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N.J. Company Seeks to Market Passive Sensor RFID Tags
RFID Sensor Systems has developed battery-free UHF sensor tags that enable users to measure a patient's heart and breathing rates, or the temperature of a product or shipping container.
Jun 14, 2011—New Jersey wireless systems company RFID Sensor Systems has begun meeting with potential partners to market its new passive ultrahigh-frequency (UHF) EPC Gen 2 RFID tags that include various sensors and can transmit sensor data without the use of a battery. The firm developed the technology to provide end users with small, inexpensive RFID sensor tags that do not require battery replacement. One of the two tags is designed for cardiopulmonary monitoring by health-care organizations, while the other is a temperature-monitoring tag that can be used to track temperatures in real time, as well as maintain a temperature history for logistics and other industries, when transporting such temperature-sensitive products as fresh produce.
RFID Sensor Systems was founded 15 years ago, under the name New Jersey Microsystems, by William Carr, the company's CEO and a professor emeritus of physics and electrical and computer engineering at the New Jersey Institute of Technology (NJIT). (Carr retired from NJIT in 2008.) Initially, the company—located on NJIT's Economic Development Center's Newark campus—developed micro-electromechanical systems (MEMS) sensors including a sub-10-milligram inertial measurement unit (IMU) for the U.S. Navy, as well as an infrared MEMS imager and magnetometer for the U.S. Army. Some of the MEMS sensors operated in conjunction with RFID tags. This year, however, the company is offering RFID sensor tags to the health-care industry and to commercial markets, such as logistics.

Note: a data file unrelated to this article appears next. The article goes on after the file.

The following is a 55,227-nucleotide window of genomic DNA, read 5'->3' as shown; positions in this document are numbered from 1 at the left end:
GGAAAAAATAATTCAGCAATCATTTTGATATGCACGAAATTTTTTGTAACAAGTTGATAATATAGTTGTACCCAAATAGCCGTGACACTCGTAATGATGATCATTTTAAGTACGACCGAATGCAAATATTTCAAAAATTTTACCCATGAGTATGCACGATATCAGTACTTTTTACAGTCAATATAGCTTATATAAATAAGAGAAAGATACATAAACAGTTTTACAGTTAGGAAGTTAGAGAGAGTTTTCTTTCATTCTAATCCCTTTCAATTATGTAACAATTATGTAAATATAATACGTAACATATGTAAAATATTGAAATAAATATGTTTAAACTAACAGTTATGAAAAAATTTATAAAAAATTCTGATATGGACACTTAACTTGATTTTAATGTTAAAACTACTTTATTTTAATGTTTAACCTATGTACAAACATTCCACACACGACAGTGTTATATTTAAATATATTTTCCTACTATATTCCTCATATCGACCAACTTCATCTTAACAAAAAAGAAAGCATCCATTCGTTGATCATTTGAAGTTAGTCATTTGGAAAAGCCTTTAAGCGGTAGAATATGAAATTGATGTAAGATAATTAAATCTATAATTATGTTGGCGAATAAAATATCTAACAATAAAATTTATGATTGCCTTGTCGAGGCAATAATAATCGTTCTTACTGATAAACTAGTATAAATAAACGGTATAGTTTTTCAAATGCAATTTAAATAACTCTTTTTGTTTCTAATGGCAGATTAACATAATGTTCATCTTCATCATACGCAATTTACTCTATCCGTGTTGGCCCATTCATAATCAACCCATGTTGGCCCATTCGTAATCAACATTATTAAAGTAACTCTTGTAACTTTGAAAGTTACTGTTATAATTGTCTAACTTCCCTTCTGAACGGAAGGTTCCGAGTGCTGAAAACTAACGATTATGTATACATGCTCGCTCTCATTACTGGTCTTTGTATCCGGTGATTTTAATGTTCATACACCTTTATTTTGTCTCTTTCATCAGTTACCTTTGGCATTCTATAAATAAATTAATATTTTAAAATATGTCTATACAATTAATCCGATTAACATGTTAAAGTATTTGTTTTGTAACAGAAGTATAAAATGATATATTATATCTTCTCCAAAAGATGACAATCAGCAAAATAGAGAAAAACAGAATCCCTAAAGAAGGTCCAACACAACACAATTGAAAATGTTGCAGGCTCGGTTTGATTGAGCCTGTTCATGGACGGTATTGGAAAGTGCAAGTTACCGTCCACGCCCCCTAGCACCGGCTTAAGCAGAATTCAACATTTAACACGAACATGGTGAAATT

Both tags will cost approximately 50 percent of the cost of most active RFID sensor tags, Carr says.
The ST100 tag can be sold with an I003 reader from RFID Sensor Systems, either as a stationary or handheld battery-operated device, or be used with an interrogator complying with the UHF EPC Gen 2 or ISO 18000-6C standard. The solution—including the tag and the reader—is known as the S100 Passive RFID Cardiopulmonary Monitoring System. The S100 tag measures 3.25 inches by 4.6 inches, is 0.6 inch thick and stores a 96-bit Electronic Product Code (EPC) number. The tag can be attached to a patient via a Velcro chest strap that wraps around a user's chest, or in another form factor, attached directly to the skin with an adhesive strip, similar to how a Band-aid is attached. The latter form factor is intended for monitoring a person's health over a shorter period of time.
Sensors built into the tag measure a wearer's breathing and heart rates whenever the tag is powered by the transmissions of an EPC Gen 2 reader. The I003 reader can capture the unique ID number and sensor data from the tag at a distance of up to 20 feet. That information could then be sent to a user's back-end system via a cabled USB connection to a PC or laptop. Alternatively, if a user purchased its own UHF Gen 2 reader, it would need to make a software modification to read the sensor data. The I003 reader itself also contains RFID Sensor Systems software, to display the breathing and heart rate data.
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